Robotics Education & Competition Foundation
Inspiring students, one robot at a time.

This Q&A is now read-only

Official Q&A: VRC 2020-2021: Change Up

Usage Guidelines All Questions

LED light strip usage


5090X
16-Nov-2020

RGB Light Strips and <R13>

<R13> states that

Decorations are allowed. Teams may add non-functional decorations, provided that they do not affect Robot performance in any significant way or affect the outcome of the Match. These decorations must be in the spirit of the competition. Inspectors will have final say in what is considered “non-functional”. Unless otherwise specified below, non-functional decorations are governed by all standard Robot rules.

Say a team has an RGB light strip under their robot for decoration, and a V5 sensor in the robot that provides information to the V5 Brain regarding activity taking place inside the robot. This information is used for robot function automatically by the brain to sort game objects.

If, for decorative purposes, this sensory information was also used to set the color of the RGB lights, would this violate <R13>? The lights would not be giving the driver any information that they could not already see with their eyes, and the only purpose for this would be a cool lighting effect as the robot was scoring game objects.

An example of this is below:

www.youtube.com/watch?v=4CRX30Sa3HQ

My questions are:

  1. How would “functional” be defined for RGB light strips?

  2. Can the color of a decorative RGB light strip be set in the robot’s code that does not accept any input from sensors? i.e. the lights are a solid color, or cycling through a rainbow of colors and don’t change their pattern.

  3. Can the color of a decorative light strip be set based on sensor feedback? Remember, this wouldn’t offer any competitive advantage to the driver, and is only for use as a cool lighting effect for the audience.

  4. Can the color of a decorative light strip be set by the code based on input from a driver? i.e. a driver hits the “A” button on their controller to turn the lights green, or the “B” button to turn them yellow. Additionally, if using sensor feedback for this is ruled illegal, a similar effect could be emulated by changing the light pattern when the “score” button is pressed.

For all 4 of these questions, keep in mind that it is solely for decorative purposes, and offers no additional information to the driver that they could not have already gained from looking at the same place that the sensor is.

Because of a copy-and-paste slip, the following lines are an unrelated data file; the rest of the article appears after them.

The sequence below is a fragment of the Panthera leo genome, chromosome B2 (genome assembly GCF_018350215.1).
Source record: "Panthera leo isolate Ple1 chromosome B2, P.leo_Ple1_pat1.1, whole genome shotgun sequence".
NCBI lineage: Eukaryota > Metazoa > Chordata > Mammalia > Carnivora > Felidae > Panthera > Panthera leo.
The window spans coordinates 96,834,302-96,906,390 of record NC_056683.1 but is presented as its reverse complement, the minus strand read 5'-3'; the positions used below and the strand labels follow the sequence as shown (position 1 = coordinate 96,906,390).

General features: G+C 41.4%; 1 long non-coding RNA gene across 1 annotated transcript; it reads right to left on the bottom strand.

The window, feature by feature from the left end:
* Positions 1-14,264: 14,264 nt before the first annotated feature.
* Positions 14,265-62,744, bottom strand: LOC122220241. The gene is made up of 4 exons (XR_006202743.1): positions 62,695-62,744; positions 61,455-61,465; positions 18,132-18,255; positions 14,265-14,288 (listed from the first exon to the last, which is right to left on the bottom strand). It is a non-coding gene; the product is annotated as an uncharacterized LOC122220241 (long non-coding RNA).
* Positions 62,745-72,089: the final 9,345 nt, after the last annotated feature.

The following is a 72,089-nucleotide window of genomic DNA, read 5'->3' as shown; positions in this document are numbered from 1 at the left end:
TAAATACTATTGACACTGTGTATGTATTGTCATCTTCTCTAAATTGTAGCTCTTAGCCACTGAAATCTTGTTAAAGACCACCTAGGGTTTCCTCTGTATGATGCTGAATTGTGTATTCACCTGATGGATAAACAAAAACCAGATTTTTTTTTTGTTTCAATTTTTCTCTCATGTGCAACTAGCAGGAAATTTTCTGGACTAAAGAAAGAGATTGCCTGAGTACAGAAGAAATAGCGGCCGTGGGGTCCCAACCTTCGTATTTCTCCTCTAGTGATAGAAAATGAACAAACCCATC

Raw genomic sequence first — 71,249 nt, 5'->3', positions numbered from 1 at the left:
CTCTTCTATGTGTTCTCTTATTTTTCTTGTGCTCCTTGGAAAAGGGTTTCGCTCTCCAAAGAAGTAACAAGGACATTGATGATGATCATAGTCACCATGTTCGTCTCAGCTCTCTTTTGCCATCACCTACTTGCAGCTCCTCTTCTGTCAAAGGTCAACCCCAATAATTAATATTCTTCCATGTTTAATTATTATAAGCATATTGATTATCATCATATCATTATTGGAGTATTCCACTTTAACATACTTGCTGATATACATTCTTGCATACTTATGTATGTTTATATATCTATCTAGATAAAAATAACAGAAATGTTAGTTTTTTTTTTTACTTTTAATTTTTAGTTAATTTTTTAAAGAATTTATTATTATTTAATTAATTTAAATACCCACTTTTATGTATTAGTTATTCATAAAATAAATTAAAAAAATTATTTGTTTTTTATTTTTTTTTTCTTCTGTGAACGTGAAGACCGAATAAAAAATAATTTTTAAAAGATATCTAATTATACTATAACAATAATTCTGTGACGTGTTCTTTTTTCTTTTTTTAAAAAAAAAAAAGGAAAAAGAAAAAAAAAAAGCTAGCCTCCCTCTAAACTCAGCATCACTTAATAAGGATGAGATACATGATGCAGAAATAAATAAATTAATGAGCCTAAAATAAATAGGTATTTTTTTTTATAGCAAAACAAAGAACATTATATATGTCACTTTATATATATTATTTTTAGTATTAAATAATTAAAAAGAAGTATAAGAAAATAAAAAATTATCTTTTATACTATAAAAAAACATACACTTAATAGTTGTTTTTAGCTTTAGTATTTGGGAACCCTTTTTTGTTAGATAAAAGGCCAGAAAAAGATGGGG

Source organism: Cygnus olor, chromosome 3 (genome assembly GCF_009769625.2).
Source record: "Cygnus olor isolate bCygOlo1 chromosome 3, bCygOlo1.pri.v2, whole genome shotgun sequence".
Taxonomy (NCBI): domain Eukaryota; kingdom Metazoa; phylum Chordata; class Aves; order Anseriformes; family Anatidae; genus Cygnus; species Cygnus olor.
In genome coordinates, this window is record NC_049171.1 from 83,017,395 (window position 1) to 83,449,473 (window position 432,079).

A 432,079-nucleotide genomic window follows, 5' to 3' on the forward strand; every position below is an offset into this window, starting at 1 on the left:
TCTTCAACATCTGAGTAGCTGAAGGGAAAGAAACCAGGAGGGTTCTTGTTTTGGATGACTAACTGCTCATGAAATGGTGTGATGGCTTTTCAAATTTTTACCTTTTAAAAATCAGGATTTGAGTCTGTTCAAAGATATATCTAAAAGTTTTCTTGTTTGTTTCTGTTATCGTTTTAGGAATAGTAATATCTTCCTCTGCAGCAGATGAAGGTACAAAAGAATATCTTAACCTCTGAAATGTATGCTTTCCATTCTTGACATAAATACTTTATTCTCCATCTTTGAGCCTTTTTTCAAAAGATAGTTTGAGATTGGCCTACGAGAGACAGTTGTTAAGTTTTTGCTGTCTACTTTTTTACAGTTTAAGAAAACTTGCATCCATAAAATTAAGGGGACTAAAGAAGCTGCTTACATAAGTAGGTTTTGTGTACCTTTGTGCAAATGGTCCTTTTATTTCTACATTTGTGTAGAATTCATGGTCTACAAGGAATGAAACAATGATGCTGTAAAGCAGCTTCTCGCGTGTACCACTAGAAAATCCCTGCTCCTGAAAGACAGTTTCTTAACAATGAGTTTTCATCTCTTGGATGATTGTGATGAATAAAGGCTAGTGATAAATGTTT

Answered by Game Design Committee
  1. How would “functional” be defined for RGB light strips?

As stated in R13, inspectors (and by proxy, Head Referees) will have the final say in what is considered "non-functional". We will attempt to provide some guidance in this response, but cannot provide a blanket answer that will encompass all hypothetical non-functional decorations.

The key phrase in R13 is the following:

Teams may add non-functional decorations, provided that they do not affect Robot performance in any significant way or affect the outcome of the Match.

When dealing with a rule that requires an inspector or Head Referee judgment call, we always recommend making your legality abundantly clear to the inspector responsible for making that decision. In the context of non-functional decorations, this means removing any possibility that the decorations in question could influence Robot performance or affect the outcome of the Match.

With that in mind, the differences between your questions 2-4 are ultimately irrelevant and/or still too reliant on the context of the lights, code, Robots, and Matches in question.

On one side of the judgment call spectrum, a single-color LED strip that never changes color, brightness, or pattern throughout the duration of the Match would likely not be considered "functional".

On the other side, a light which indicates that a Robot has completed a function, such as intaking a Ball, would very likely be considered "functional". These decorations are now providing visual feedback to the Driver that would not be present otherwise.

For all 4 of these questions, keep in mind that it is solely for decorative purposes, and offers no additional information to the driver that they could not have already gained from looking at the same place that the sensor is.

Ultimately, this statement is a subjective opinion, not an objective statement of fact. Hypothetically, envision a scenario where the Robot in question was being blocked by an opponent, such that the Driver could not see their mechanism, but could still see the glow/reflection of the decorative lights.

To avoid any confusion or disputes with inspectors and Head Referees, we would strongly advise not tying any non-functional lighting decorations to Robot states, interactions, sensor feedback, or Driver input.